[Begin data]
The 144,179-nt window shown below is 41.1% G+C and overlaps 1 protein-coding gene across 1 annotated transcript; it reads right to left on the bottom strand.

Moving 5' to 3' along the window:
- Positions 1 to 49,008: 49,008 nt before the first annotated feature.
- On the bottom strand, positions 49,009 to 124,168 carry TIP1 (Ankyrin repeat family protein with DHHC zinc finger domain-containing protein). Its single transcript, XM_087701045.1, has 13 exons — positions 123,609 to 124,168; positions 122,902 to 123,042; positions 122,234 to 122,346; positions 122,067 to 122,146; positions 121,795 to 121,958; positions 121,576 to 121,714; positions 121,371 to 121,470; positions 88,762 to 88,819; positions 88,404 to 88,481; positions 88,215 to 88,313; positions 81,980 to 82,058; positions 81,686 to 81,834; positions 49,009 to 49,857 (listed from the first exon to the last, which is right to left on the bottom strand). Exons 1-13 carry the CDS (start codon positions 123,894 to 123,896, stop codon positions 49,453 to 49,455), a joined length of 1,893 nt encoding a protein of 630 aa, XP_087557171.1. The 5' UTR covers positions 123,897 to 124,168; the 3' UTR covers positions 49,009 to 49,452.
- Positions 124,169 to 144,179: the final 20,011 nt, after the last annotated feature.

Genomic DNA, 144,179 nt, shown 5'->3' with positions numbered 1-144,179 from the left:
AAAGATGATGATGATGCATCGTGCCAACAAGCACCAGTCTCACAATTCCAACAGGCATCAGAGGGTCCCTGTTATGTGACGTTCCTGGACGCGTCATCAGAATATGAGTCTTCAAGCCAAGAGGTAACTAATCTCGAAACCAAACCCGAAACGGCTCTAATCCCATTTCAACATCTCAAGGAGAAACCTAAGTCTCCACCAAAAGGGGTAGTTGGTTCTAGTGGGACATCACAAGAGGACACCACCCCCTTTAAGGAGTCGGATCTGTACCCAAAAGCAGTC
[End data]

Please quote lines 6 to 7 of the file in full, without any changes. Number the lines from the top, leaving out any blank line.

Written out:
Genomic DNA, 144,179 nt, shown 5'->3' with positions numbered 1-144,179 from the left:
AAAGATGATGATGATGCATCGTGCCAACAAGCACCAGTCTCACAATTCCAACAGGCATCAGAGGGTCCCTGTTATGTGACGTTCCTGGACGCGTCATCAGAATATGAGTCTTCAAGCCAAGAGGTAACTAATCTCGAAACCAAACCCGAAACGGCTCTAATCCCATTTCAACATCTCAAGGAGAAACCTAAGTCTCCACCAAAAGGGGTAGTTGGTTCTAGTGGGACATCACAAGAGGACACCACCCCCTTTAAGGAGTCGGATCTGTACCCAAAAGCAGTC